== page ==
A Pair of Socks

April 26, 2010

My son came back from his morning run and told me he had passed a couple of our friends along the way. I asked him if they harassed him, maybe hooted at him or gave him shit. He said, “Well, I had my headphones on. But I do think they yelled something about the socks on my hands.” Socks on his hands? Indeed. I said, “Why do you wear socks on your hands when you run?” The answer? “Because I don’t own gloves.” So I asked the next logical question: “Why don’t you buy gloves?” And, well, the answer is logical: “Because socks work.”

I stood there and laughed and said “I like you so much.” This boy of mine, my baby, a six-foot-one muscular eighteen-year -old who aced the GED and went off to live on a farm last year because he was ready to do the next thing. A kid who immersed himself in reading about organized crime and then political movements and then religion just because he was curious. A kid who is comfortable wearing sock on his hands because “they work.” He rocks my world with his whip-smart mind.

A nice thing… logic in the face of convention.

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4 Responses to “A Pair of Socks”

  1. catherine said

    No more sleepless nights for you. With a mind like that he rules.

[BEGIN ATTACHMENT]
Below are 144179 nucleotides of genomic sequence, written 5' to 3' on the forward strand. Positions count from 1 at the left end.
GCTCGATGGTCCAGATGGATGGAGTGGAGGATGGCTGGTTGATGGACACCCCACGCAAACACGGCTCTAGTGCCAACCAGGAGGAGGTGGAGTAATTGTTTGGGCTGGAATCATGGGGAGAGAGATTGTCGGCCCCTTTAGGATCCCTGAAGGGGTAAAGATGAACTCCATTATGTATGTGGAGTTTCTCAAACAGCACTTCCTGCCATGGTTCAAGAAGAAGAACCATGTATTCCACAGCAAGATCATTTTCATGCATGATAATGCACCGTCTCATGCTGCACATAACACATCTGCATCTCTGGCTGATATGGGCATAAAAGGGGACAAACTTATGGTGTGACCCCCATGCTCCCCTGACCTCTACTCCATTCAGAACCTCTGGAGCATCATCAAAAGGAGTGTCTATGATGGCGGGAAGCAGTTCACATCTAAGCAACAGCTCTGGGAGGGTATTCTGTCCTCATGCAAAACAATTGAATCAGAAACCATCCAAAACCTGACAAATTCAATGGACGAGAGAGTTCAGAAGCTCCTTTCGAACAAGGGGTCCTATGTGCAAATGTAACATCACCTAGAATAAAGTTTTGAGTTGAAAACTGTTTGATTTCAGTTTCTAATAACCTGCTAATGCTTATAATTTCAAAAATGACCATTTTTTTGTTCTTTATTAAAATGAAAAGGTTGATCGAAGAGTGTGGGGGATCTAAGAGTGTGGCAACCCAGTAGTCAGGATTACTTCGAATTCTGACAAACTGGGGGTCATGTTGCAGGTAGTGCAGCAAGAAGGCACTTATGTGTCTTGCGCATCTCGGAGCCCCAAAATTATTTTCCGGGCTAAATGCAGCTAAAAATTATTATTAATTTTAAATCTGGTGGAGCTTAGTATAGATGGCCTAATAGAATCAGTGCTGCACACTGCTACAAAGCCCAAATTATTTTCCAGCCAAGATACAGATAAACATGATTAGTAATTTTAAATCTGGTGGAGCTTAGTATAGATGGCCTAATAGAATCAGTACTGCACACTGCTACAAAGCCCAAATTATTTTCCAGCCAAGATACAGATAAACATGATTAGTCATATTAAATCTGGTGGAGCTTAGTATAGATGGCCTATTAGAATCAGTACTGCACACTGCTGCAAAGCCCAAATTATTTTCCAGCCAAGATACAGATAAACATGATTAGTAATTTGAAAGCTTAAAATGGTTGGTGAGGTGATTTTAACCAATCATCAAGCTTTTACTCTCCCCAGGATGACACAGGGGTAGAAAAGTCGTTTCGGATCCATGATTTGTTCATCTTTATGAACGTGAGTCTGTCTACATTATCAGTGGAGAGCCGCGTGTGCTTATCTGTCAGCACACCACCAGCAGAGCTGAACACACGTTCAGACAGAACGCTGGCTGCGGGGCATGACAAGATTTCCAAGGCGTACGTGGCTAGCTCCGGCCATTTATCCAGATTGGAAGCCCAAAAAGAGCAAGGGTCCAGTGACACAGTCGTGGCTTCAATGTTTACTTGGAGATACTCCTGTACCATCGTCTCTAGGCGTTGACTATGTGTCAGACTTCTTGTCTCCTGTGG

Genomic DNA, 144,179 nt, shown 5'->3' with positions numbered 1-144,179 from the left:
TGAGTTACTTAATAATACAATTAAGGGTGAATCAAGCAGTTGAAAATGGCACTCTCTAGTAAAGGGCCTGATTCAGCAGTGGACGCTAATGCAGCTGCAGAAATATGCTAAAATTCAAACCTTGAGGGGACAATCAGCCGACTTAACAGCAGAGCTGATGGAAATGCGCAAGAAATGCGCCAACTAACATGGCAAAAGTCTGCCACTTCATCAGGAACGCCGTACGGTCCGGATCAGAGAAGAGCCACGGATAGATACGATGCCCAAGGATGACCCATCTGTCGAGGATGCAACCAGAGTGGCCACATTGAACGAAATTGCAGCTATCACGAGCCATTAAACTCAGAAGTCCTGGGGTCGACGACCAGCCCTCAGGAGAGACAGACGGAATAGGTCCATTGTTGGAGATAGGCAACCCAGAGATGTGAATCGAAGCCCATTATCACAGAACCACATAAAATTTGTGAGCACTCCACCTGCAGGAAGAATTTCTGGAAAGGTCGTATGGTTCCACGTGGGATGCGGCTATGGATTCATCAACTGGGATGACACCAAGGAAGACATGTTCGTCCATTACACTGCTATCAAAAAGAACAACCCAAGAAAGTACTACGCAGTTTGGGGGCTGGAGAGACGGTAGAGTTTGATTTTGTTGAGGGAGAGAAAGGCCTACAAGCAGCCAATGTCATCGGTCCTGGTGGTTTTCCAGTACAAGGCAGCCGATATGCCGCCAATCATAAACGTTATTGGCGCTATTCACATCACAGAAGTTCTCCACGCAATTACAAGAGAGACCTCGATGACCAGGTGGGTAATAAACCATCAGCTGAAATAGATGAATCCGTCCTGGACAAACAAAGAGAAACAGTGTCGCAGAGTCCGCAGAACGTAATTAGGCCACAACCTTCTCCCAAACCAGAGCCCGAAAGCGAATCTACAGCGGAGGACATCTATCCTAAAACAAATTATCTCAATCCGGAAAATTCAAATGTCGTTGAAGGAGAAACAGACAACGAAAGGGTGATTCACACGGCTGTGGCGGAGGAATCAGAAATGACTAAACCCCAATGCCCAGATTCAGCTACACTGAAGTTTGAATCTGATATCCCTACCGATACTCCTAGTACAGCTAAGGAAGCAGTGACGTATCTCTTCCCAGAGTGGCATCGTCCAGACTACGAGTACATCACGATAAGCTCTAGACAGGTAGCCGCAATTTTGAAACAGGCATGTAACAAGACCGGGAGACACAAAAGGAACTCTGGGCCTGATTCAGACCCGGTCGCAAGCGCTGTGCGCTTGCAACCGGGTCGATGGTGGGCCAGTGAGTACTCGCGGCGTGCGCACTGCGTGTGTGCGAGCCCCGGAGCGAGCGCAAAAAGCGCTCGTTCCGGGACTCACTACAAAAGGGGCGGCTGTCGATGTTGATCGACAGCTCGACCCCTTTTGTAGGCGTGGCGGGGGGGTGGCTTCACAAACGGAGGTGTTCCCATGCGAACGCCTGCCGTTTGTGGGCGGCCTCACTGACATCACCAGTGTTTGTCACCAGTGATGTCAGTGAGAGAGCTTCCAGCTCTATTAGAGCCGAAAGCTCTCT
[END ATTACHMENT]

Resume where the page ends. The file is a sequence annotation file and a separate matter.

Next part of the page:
2. A lovely message–and a pretty evolved kid who will do this at age 18. I’d do it today, but I don’t give a shit how I look. At 18? Pffft.

    Also: have you seen those shoes with toes? I have some friends who swear by them.

  3. I know this child.

    thanks for the reminder for love preeminent.

  4. Dennis Knight said

    Well, I am going to start my comments with this one. I have read and loved reading them all. Of that I plainly want you to have no doubt whatsoever. Several of them are for me like guideposts while others are reflections of the most sincere form of love and caring.

    Ah. But this one I have so very much in common with. I believe your son’s answer shows just how wise and unaffected he is by so much of what diminishes human beings. Socks do, in fact, work.

    My late friend jack used to dust the house with his socks. He would arrive home, take off his shoes and socks, place the socks over his hands and begin dusting. When asked why he told us that they worked really well picking up dust when semi moist like that.

    Jack was one of the finest human beings I have ever known—despite his methods of cleaning. He was an original. Your son is one too. They are rare. But you should know that very well being one yourself.

    This was wonderful writing.

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